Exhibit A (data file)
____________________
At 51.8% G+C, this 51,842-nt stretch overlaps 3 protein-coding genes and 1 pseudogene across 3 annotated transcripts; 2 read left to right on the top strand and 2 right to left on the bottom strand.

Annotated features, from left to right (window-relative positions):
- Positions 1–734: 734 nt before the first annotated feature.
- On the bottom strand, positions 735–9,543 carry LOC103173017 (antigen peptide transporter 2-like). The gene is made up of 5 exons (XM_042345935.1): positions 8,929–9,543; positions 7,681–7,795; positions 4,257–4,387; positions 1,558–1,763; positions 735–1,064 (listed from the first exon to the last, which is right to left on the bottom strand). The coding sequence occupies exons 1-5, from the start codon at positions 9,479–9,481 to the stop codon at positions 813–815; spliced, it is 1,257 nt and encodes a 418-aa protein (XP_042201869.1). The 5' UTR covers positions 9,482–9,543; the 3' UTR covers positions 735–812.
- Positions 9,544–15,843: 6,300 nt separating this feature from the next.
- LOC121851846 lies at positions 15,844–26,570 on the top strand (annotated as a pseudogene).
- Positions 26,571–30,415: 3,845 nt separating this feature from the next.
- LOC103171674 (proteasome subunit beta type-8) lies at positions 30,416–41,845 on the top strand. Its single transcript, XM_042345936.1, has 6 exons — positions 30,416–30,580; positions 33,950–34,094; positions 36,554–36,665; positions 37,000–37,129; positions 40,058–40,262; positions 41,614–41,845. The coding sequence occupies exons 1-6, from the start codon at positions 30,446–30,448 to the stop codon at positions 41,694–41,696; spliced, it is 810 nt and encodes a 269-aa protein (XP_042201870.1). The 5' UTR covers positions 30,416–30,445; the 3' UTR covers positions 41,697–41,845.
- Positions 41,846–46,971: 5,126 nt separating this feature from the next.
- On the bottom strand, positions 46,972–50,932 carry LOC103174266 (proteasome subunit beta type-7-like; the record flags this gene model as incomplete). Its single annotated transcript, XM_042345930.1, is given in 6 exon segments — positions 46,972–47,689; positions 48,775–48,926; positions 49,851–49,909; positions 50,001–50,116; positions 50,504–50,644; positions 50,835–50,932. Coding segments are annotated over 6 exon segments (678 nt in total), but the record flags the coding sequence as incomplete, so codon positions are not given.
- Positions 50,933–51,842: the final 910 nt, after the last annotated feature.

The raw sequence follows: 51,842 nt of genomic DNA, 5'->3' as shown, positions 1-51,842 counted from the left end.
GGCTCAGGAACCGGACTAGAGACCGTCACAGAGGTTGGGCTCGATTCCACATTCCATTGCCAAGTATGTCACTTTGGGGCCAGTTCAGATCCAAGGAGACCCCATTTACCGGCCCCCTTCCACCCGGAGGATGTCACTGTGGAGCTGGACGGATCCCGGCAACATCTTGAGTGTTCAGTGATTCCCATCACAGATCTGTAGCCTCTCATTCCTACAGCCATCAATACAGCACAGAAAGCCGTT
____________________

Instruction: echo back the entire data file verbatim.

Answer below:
At 51.8% G+C, this 51,842-nt stretch overlaps 3 protein-coding genes and 1 pseudogene across 3 annotated transcripts; 2 read left to right on the top strand and 2 right to left on the bottom strand.

Annotated features, from left to right (window-relative positions):
- Positions 1–734: 734 nt before the first annotated feature.
- On the bottom strand, positions 735–9,543 carry LOC103173017 (antigen peptide transporter 2-like). The gene is made up of 5 exons (XM_042345935.1): positions 8,929–9,543; positions 7,681–7,795; positions 4,257–4,387; positions 1,558–1,763; positions 735–1,064 (listed from the first exon to the last, which is right to left on the bottom strand). The coding sequence occupies exons 1-5, from the start codon at positions 9,479–9,481 to the stop codon at positions 813–815; spliced, it is 1,257 nt and encodes a 418-aa protein (XP_042201869.1). The 5' UTR covers positions 9,482–9,543; the 3' UTR covers positions 735–812.
- Positions 9,544–15,843: 6,300 nt separating this feature from the next.
- LOC121851846 lies at positions 15,844–26,570 on the top strand (annotated as a pseudogene).
- Positions 26,571–30,415: 3,845 nt separating this feature from the next.
- LOC103171674 (proteasome subunit beta type-8) lies at positions 30,416–41,845 on the top strand. Its single transcript, XM_042345936.1, has 6 exons — positions 30,416–30,580; positions 33,950–34,094; positions 36,554–36,665; positions 37,000–37,129; positions 40,058–40,262; positions 41,614–41,845. The coding sequence occupies exons 1-6, from the start codon at positions 30,446–30,448 to the stop codon at positions 41,694–41,696; spliced, it is 810 nt and encodes a 269-aa protein (XP_042201870.1). The 5' UTR covers positions 30,416–30,445; the 3' UTR covers positions 41,697–41,845.
- Positions 41,846–46,971: 5,126 nt separating this feature from the next.
- On the bottom strand, positions 46,972–50,932 carry LOC103174266 (proteasome subunit beta type-7-like; the record flags this gene model as incomplete). Its single annotated transcript, XM_042345930.1, is given in 6 exon segments — positions 46,972–47,689; positions 48,775–48,926; positions 49,851–49,909; positions 50,001–50,116; positions 50,504–50,644; positions 50,835–50,932. Coding segments are annotated over 6 exon segments (678 nt in total), but the record flags the coding sequence as incomplete, so codon positions are not given.
- Positions 50,933–51,842: the final 910 nt, after the last annotated feature.

The raw sequence follows: 51,842 nt of genomic DNA, 5'->3' as shown, positions 1-51,842 counted from the left end.
GGCTCAGGAACCGGACTAGAGACCGTCACAGAGGTTGGGCTCGATTCCACATTCCATTGCCAAGTATGTCACTTTGGGGCCAGTTCAGATCCAAGGAGACCCCATTTACCGGCCCCCTTCCACCCGGAGGATGTCACTGTGGAGCTGGACGGATCCCGGCAACATCTTGAGTGTTCAGTGATTCCCATCACAGATCTGTAGCCTCTCATTCCTACAGCCATCAATACAGCACAGAAAGCCGTT